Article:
If you are eating with somebody and they have something really noticeable stuck in their teeth, or on their face (e.g., a giant crumb hanging off their lip), do you tell them? And if you do tell them, what’s the best and most discreet way to do it so they won’t be embarrassed? —Taking Care of My Friends
Dear Taking Care of My Friends,
Before you act, make sure the item really is a bit of food. If what you’ve noticed is actually a mole or blemish, it could be awkward—a bit like commenting on a woman’s pregnancy only to have her say, “I’m not.” You should wait a moment or two in any case, as the person may feel the crumb and brush it away of her own accord.
If the person does not remove the item, you must alert her. You’d want to know if you had a blob of mustard on your nose. So treat other people as you’d like to be treated.
If you’re dining with a group, first try a nonverbal hint. Give the person a significant look and discreetly gesture at the corresponding area of your own face. You could even blot it with a napkin. But if the person doesn’t notice the gesture, don’t keep repeating it. You’ll look like you have a nervous tic.
If you’re dining alone with the person, or if the nonverbal hint didn’t work, say something. Your goal is to let the person know what’s wrong while drawing as little attention to it as possible. Elizabeth Karmel, author of Taming the Flame and a grilling expert, likes to use a code for this purpose. She inducts friends and colleagues into what she calls “the tooth check club.” To become a member, you make a pact to murmur the phrase “tooth check” when you notice food in another member’s teeth. You also pledge to use the phrase to alert members to any other significant glitches in their appearance, from pesto on the chin to an open blouse or fly. You simply say, “Tooth check,” and use a glance or gesture to indicate the exact nature of the problem.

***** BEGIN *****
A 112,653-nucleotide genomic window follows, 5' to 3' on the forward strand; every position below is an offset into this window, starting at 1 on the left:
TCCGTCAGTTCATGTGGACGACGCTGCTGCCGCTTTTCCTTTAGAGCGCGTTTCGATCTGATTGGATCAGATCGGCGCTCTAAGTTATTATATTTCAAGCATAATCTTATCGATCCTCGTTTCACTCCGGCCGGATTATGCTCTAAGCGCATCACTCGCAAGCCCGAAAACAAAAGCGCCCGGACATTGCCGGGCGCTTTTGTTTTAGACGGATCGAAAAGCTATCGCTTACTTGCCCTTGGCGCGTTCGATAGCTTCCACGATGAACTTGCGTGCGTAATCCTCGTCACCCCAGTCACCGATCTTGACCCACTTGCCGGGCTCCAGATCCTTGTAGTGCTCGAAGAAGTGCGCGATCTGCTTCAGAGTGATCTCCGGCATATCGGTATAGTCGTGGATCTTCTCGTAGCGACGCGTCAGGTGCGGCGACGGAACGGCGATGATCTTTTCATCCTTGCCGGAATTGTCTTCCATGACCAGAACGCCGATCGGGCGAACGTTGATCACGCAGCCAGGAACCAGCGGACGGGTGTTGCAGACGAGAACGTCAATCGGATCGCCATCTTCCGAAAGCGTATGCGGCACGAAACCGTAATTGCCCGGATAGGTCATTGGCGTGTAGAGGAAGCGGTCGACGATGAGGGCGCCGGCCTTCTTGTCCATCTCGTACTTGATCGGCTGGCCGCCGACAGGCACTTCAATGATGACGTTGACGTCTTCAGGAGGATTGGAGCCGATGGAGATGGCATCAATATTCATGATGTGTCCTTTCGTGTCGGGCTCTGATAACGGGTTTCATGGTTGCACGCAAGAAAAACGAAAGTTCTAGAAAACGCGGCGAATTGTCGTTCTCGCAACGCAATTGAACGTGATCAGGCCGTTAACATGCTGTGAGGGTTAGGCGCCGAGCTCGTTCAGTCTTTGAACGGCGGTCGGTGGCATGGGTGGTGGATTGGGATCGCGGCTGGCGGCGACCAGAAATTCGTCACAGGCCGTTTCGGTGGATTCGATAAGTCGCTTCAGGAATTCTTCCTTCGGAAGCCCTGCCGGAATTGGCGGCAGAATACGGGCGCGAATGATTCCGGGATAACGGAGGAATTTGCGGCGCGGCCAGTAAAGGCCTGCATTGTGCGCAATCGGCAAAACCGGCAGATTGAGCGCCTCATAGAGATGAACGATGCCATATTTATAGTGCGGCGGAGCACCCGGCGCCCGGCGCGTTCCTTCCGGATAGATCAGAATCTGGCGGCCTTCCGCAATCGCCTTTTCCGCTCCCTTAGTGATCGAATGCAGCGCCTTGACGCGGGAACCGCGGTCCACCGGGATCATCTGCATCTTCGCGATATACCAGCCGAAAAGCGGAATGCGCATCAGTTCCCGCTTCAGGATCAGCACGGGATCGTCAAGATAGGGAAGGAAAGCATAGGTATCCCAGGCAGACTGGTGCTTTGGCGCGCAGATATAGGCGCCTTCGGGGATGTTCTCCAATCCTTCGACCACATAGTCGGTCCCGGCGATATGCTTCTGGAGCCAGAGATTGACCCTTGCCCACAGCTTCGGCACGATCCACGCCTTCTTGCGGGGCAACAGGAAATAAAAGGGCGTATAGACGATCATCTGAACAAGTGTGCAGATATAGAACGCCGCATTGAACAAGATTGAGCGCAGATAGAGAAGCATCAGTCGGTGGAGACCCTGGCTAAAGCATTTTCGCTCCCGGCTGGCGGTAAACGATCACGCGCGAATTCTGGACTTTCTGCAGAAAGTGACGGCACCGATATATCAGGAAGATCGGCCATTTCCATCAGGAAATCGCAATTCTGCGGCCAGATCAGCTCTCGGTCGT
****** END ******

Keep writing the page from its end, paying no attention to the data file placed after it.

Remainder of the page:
But while this approach is fun, it also smacks of high school. It’s easiest to be direct. However, keep it sotto voce—don’t announce the situation to the entire table. You also need not be specific, as in, “You have a glob of chewed-up bagel lodged in your mustache.” It’s more discreet if you just softly say, “You have something here.” Usually if you quickly touch the corresponding place on your face, the person will be able to locate and remove the bit of food.
You may embarrass the person a little, and thus risk a shoot-the-messenger effect: Instead of being grateful, the person may associate you with the twinge of humiliation.
But most likely the person will be glad you saved him from walking around looking foolish. Karmel recalls an incident when she was acting as publicist for a famous cardiologist on a media tour: “I was very young, and he was very famous, and he had something in his teeth. It felt embarrassing to say something. Then I thought: ‘I can be his hero and tell him, or he can go on television with spinach between his teeth.’”
Don’t let your companion endure that sad, lonely moment in the bathroom when he discovers a smear of sauce on his chin and realizes no one cared enough to let him know.